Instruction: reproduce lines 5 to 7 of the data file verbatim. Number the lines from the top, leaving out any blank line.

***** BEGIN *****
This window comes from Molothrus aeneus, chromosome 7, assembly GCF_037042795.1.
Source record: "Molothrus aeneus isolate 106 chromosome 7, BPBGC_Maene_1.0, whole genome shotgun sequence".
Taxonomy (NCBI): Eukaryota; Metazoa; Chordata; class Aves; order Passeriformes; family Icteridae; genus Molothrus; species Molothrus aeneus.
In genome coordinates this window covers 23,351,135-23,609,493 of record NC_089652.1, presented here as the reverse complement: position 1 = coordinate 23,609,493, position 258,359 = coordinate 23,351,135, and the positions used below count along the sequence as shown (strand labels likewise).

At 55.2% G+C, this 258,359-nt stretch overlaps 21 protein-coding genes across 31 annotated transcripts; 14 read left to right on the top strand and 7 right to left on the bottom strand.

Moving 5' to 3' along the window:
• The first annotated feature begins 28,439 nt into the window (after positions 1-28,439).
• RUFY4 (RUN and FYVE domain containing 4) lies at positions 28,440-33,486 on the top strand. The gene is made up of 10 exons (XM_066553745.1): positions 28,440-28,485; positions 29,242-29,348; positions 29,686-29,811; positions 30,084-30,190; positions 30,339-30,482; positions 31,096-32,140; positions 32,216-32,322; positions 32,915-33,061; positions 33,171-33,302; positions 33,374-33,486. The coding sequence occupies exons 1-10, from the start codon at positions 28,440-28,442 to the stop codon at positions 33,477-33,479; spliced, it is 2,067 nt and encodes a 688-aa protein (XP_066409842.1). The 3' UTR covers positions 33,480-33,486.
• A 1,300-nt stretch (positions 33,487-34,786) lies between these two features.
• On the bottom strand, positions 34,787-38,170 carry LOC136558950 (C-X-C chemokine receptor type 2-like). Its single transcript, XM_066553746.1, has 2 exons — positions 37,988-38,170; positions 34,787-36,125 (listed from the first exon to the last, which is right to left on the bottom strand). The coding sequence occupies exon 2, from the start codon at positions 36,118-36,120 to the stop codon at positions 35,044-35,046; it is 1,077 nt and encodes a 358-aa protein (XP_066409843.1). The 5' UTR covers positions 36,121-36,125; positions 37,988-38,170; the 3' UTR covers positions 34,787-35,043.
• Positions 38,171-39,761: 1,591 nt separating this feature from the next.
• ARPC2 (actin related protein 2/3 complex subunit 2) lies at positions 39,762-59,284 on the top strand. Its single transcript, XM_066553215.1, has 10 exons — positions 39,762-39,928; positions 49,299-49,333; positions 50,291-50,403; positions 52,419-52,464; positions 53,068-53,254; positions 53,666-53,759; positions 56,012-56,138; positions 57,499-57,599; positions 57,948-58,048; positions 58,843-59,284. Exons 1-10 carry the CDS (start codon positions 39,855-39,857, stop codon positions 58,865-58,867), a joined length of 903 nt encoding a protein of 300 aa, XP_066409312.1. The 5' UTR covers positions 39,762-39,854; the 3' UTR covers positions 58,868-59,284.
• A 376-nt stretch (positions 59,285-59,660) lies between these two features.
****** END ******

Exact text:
At 55.2% G+C, this 258,359-nt stretch overlaps 21 protein-coding genes across 31 annotated transcripts; 14 read left to right on the top strand and 7 right to left on the bottom strand.

Moving 5' to 3' along the window:
• The first annotated feature begins 28,439 nt into the window (after positions 1-28,439).